One of my favorite people is Sen. John McCain. Regardless of what you think about his politics, his life has been well documented in many forums. His actions throughout his life have been a great inspiration to a great many people. While what he has been through is at the far end of the spectrum it gives me a good point to aim for in so far as how to act in a tough situation. Medal of Honor winners and POW's have always been held in the highest regard to me, for reasons that I think are obvious.
Why do I bring this up?
Recent allegations/incidences at a number of schools including USC, Texas and UCLA bring to the forefront the issue of character in college sports. This isn't just about criminal behavior but also about rules infractions that could be a violation of NCAA policy.
While its obvious what the stigma of criminal behavior can bring to any program, how these issues are handled can also stain the fabric of our society if they are not dealt with in a decisive and timely manner. I certainly believe that we should treat all criminal incidences with the view of "innocent until proven guilty" but we also should not be naïve to ignore that if it's a high profile program people will look for anything to take that program down.
If an athlete is guilty of any infraction than he should be punished, as the rules require. But if no charges are filed or if there is no evidence of an infraction then we should let it go and move on. If it is a rules infraction then that becomes a bit trickier. As we have seen recently sometimes it's not the player but the player's family who will instigate a rules infraction. No coach or AD can police all of his team members or their family's actions. But a better effort should be made to look for tell tale signs of questionable actions.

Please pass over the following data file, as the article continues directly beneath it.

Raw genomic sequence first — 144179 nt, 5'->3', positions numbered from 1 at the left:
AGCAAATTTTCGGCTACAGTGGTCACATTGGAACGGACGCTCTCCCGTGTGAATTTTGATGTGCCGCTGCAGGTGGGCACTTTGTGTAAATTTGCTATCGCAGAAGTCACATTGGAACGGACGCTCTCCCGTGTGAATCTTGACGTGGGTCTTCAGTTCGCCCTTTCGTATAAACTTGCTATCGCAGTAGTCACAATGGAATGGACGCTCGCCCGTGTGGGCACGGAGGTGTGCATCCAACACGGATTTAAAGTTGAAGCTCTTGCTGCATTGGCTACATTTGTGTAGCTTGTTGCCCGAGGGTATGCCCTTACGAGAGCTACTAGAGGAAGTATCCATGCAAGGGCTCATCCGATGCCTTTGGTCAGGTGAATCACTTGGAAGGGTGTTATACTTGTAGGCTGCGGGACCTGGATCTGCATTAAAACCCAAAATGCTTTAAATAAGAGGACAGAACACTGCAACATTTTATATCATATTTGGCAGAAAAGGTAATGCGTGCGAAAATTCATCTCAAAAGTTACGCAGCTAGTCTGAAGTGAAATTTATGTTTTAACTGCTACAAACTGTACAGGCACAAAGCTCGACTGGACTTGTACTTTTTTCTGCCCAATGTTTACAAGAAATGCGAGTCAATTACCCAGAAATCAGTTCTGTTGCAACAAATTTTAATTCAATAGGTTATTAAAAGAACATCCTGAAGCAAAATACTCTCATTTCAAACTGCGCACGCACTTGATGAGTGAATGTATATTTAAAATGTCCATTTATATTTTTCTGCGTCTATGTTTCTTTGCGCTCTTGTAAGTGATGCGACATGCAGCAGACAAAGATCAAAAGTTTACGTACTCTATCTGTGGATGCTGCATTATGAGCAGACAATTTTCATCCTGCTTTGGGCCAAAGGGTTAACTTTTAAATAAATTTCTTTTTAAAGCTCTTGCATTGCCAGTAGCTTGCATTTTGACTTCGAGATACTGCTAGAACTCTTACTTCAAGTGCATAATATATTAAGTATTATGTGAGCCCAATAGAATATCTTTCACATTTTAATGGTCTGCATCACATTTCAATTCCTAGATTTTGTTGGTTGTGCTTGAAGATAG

I have always lived by the standard that there are three sides to every story, yours, mine and the truth. I've taken heat for my stance on the Sanchez situation and recently on the Rucker situation. I have also taken Reggie Bush to task for his family rent issue. I've been accused of jumping off the SC bandwagon for daring to call out Bob Leinart for his actions in the Jarrett situation.
Most important is our respective team's image. I'm not sure if I buy into the perception that everybody does it, but I would agree that high profile programs with get more than their fair share of attention when it comes to bad behavior. Someone is always looking for a competitive edge or a way to skirt the rules. That's just how it is. If schools can be more vigilant in their enforcement of the rules or try to ensure that young and naïve players are educated in the pitfalls of new stardom we would see a difference in how the public reacts to these type of acts of bad behavior.
Playing college sports is a privilege and with that privilege comes a great deal of responsibility, and coaches and staff alike should make a better effort to protect their players from the trappings of being a celebrity. The schools have made a tremendous investment, shouldn't they at least try to protect that investment?
In the end it is all about character. A moral compass is all that is needed to keep you out of trouble. Is that a complete failsafe? No. Mistakes will happen or sometimes time you're at the wrong place at the wrong time. But if you stop and think before you make a move you will be more inclined not to make a mistake and get into trouble. I also understand about peer pressure and wanting to fit in, but is it so important to fit in that you would sell your soul to questionable behavior just to be one of the guys? I hope that the staff at SC has learned a little more street smarts when it comes to these types of issues.